To celebrate National Crayon Month here is the interesting history of crayola crayons. From its earliest days, Crayola has been a color company. During the last 100-plus years, Crayola has grown beyond our founders’ wildest dreams. By applying technical innovation, unparalleled quality, consumer satisfaction and product value, Crayola has become the preeminent producer of hands-on products for creative personal development and fun. Read more about the colorful history here. Oh RIP Dandelion, today it was discontinued.
1 and 2: Original box of crayons
3. Original box of 48 colors
4. Original box of 52 colors
5. Original box of 64 colors
Original Ad – 1905
There are few things more important to us first thing in the morning than a morning espresso. It’s often the deciding factor in our daily disposition. Can’t think of a better place to get it than from this beautiful little pop-up cafe in Auckland.
Creatista Café is the brainchild of Nespresso. The space boasts Scandinavian-esque interior, there’s a sofa, lounge chairs and even a dining room table. It’s like sitting in your living room. Beautiful design, branding and product.
Photography by Helen Bankers
Ah, the pause that refreshes. One of the most famous lines in advertising for Coca-Cola.
I don’t drink it often but occasionally it really “hits the spot”. And it always seems to taste better when it comes out of a glass bottle, yes/no? One of the most famous shapes in the world is the iconic contour fluted lines of the Coca-Cola bottle. Renowned as a design classic and described by noted industrial designer, Raymond Loewy as the “perfect liquid wrapper,” the bottle has been celebrated in art, music and advertising. When Andy Warhol wanted a shape to represent mass culture, he drew the bottle:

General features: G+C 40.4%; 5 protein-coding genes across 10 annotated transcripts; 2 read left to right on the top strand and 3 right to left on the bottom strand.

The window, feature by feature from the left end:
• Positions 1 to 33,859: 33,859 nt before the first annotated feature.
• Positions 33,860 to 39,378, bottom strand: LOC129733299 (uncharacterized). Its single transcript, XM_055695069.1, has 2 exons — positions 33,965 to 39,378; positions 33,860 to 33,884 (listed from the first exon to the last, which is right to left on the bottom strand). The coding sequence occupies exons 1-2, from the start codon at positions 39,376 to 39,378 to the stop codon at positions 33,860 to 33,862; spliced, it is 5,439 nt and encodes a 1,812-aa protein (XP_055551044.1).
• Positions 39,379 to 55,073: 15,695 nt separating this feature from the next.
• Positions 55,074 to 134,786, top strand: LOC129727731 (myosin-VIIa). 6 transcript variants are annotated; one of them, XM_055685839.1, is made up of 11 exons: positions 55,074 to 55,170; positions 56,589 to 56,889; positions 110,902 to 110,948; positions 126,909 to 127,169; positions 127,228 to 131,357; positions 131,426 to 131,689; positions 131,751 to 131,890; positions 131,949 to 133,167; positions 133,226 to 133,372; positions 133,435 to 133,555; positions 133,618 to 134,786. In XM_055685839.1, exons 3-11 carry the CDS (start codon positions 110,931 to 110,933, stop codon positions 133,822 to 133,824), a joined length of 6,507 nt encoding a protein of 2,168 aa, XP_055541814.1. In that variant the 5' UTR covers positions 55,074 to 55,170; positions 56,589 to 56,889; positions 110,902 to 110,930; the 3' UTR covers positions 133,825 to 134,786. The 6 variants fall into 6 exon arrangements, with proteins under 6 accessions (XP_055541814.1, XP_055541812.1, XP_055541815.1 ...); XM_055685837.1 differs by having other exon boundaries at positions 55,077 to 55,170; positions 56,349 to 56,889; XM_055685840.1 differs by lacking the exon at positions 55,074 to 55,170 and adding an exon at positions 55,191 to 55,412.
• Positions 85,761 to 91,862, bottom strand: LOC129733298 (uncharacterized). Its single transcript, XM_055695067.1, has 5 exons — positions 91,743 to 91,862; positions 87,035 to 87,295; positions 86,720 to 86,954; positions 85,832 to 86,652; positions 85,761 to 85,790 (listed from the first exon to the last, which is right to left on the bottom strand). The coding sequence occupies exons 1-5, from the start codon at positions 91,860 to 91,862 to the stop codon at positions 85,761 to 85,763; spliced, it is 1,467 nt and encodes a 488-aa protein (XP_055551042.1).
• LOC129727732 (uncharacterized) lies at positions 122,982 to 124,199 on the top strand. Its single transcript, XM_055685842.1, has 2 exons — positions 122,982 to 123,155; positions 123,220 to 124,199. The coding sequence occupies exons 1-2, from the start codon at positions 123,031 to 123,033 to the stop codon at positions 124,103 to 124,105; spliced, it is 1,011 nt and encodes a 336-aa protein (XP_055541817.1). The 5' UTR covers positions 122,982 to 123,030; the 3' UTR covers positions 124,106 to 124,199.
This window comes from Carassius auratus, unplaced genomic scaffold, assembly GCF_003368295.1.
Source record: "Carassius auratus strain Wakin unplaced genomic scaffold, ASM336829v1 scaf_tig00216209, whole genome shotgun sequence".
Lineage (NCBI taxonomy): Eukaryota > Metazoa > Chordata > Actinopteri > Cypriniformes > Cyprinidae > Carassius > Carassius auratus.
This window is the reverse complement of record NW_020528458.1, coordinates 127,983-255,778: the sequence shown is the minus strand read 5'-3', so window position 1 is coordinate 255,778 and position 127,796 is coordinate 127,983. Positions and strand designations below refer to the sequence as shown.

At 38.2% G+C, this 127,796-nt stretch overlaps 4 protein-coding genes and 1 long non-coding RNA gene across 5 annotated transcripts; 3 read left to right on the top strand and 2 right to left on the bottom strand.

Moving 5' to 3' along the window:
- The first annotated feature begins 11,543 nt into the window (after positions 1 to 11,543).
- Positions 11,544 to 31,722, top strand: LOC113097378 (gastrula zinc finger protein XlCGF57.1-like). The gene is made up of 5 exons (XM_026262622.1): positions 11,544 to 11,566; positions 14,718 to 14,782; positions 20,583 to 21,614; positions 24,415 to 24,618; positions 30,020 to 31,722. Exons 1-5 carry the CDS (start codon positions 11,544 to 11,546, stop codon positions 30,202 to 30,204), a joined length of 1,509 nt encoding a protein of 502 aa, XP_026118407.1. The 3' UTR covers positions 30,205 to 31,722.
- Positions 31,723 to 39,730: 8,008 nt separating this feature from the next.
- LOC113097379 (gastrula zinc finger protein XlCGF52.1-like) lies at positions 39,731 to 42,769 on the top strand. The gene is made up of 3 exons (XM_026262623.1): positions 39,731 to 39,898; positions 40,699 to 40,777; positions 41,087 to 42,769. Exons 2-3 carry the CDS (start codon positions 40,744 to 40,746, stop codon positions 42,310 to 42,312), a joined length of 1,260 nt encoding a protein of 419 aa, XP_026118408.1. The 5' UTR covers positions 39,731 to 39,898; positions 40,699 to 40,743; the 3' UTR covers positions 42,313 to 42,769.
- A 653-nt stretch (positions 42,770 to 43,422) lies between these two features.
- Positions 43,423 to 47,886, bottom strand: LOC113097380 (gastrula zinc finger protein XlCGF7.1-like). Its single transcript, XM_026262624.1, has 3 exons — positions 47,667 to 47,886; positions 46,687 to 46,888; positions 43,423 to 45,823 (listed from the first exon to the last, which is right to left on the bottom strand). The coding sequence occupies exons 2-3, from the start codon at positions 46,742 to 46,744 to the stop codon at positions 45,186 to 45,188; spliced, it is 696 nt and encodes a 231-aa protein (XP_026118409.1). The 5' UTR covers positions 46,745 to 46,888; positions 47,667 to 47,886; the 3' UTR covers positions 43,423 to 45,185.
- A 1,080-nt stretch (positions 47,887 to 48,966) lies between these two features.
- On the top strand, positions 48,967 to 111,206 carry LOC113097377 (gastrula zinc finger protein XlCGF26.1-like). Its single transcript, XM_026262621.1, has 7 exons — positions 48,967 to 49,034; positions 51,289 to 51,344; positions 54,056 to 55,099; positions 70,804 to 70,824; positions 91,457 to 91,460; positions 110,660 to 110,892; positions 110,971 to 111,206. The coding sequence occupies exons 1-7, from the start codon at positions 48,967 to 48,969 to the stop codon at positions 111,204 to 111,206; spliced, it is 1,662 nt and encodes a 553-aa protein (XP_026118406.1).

“What’s great about this country is that America started the tradition where the richest consumers buy essentially the same things as the poorest. You can be watching TV and see Coca Cola, and you know that the President drinks Coca Cola, Liz Taylor drinks Coca Cola, and just think, you can drink Coca Cola, too. A coke is a coke and no amount of money can get you a better coke than the one the bum on the corner is drinking. All the cokes are the same and all the cokes are good. Liz Taylor knows it, the President knows it, the bum knows it, and you know it.” Andy Warhol
How did the bottle become so iconic?
It began with the desire to protect brand Coca-Cola and was a cooperative project between The Coca-Cola Company and its bottlers. In 1899, two Chattanooga lawyers, Joseph Whitehead and Benjamin Thomas, traveled to Atlanta to negotiate the rights to bottle Coca-Cola. The product had been an increasingly popular soda fountain drink established a mere 13 years previously. In fountain form, Coca-Cola grew from an average of nine drinks per day sold in 1886 to being sold in every state of the US by 1900. Thomas and Whitehead wanted to capitalize on the popularity of the drink by bottling it to be consumed outside the four walls of a soda fountain.
And to indicate the power of brand, as of 2015 the Coca-Cola brand was valued at 83.84 billion U.S. dollars.